Born in Flames

From what I’ve seen from the film today, it gave me the impression of a lot of us fighting an invisible war. Many feminists I see on social media tend to label a lot of media content “sexist.” From what I have seen in recent years, they have been quite accurate with the things that they’ve called out. However, nowadays it became clearer that a lot of their actions have portrayed them in a negative light. From time and time again I have seen feminists yelling for equality and for the removal of “sexist” content but, the only problem with that is… they don’t do the work themselves. Identifying the problems is good, fighting to remove degrading content is also good, demanding others to do the work is not. For example, in the movie industry, feminists demand companies to include more women in the production department, hire more actresses, and have a different portrayal of female characters. What they ignore is the fact that the film industry is a business that would hire anyone, regardless of gender, that would grantee them a profit. Money is the biggest concern for any business, and their main priority when it comes to employment is to hire the best/more popular people that they can find. Also, the way that they decide to cast, write, and construct their films is also catered towards their audience. What makes their consumers enjoy their films, and how much money they make from the films is the most important aspect to film companies. Demanding companies to hire women for the sake of just having women is a bad business plan because you would limit yourself to who you can hire because now you’re forced to hire people for their gender instead of their resume. As a content creator myself I would despised being forced to hire people just because of their gender, race or religion. It’s selfish and ignorant because these certain people would rather have companies suffer, if it means to push their social agenda. If we truly want an equal society we can’t have “feminism” (which means equal rights for both men and women) become an insult or a joke just because of a few individuals who tend to give it a bad name. This film we saw reminded me of this because, despite there being a problem, they don’t clearly identify the source of the problem. Calling men, society, and the government sexist does not describe the problem because that’s too vague.

Wimmen’s Comix

When I saw these comics I literally thought it was some sort of parody. Why are the women portrayed and drawn this way? At first I thought the artist was trying to tell us that women are dumb and ugly creatures who are kept indoors performing household chores. Also I noticed early on that the female drawings were a bit exaggerated to show off their breasts. The only message I got from the early drawings is that women appear to be mostly worried about doing their work at home. I find the joke about women needing to conquer their new household items to be degrading, as it is implying that women are only good for domestic chores and nothing else. “A Modern Romance” depicts a relationship where a man seems to be pressuring and touching his date. She comments that his touching was “expected” and the fact that this is called “a modern romance” means that the artist is trying to convey a message about abusive relationships. The author takes it up a notch and draws the woman having sex with another woman, stating that this feels “natural.” Is the author trying to imply that women would be more happier dating other women? I may be reading too much into this but I just don’t understand the point of this comic. Yes there have been abusive relationships but that shouldn’t mean that all men in relationships can’t be trusted. This is no different than saying all women are housewives because of some stereotypes. The media tends to get very creative with the way they portray people and many don’t do a very good job. Lots of media portray women as objects to cater towards sex driven men. As long as we keep this trend going we would never see any changes in the way people are viewed. If we take the objectification of women away, and not have content focused on men’s sexual interests, then perhaps we can focus more on the content itself and not the sexual fan service. Maybe this can help us move towards equality among men and women in media.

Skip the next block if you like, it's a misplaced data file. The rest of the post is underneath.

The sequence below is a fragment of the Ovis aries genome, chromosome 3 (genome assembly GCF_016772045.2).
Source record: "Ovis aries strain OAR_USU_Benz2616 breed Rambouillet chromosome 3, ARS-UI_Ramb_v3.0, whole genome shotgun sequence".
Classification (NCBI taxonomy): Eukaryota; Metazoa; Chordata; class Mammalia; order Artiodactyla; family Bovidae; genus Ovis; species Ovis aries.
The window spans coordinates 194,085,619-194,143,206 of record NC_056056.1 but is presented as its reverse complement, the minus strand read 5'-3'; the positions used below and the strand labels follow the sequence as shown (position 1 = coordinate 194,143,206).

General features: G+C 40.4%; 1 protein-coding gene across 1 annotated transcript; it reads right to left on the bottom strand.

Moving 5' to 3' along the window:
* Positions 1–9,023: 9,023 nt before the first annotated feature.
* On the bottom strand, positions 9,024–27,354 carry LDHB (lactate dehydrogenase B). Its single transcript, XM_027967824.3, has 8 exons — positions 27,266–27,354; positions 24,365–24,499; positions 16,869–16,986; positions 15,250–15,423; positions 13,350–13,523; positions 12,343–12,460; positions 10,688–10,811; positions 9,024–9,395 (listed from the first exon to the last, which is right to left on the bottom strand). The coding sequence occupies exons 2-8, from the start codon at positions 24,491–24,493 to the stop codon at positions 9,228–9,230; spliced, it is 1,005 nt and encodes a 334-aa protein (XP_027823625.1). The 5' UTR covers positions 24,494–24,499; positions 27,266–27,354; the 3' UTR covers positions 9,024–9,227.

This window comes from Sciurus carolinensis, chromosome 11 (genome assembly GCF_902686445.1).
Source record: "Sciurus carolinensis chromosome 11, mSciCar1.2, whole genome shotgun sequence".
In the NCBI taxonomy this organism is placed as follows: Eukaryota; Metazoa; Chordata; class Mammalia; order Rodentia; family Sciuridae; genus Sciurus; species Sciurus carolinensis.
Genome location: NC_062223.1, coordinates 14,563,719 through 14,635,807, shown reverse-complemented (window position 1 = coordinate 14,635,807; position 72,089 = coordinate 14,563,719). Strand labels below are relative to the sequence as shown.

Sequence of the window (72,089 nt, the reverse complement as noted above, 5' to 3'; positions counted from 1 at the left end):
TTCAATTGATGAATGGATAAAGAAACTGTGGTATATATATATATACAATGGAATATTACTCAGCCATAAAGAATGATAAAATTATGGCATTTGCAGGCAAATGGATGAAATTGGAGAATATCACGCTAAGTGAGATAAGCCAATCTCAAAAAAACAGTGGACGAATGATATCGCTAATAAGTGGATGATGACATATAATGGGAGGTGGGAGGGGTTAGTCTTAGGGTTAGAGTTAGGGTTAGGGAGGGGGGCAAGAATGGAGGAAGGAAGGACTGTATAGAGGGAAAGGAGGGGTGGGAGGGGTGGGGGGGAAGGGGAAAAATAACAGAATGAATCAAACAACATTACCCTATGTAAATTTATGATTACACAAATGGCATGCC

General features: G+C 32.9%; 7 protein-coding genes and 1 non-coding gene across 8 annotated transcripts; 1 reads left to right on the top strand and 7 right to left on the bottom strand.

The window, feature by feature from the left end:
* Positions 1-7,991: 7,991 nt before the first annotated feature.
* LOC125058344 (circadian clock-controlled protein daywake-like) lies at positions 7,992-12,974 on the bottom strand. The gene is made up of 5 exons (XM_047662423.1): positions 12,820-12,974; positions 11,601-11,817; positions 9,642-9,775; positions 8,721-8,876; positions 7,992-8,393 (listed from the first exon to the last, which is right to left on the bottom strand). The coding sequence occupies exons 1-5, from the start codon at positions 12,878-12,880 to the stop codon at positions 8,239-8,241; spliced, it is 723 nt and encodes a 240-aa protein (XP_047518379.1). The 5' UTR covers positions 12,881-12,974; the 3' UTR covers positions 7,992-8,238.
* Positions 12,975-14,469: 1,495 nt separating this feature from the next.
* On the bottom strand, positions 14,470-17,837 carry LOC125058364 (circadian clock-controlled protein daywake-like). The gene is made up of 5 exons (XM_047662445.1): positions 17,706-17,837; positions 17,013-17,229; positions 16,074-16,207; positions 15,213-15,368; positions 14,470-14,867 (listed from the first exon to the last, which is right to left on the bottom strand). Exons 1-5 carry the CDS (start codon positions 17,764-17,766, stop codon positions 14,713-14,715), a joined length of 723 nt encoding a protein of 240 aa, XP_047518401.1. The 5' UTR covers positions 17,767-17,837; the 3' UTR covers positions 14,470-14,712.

The idea of the “male gaze”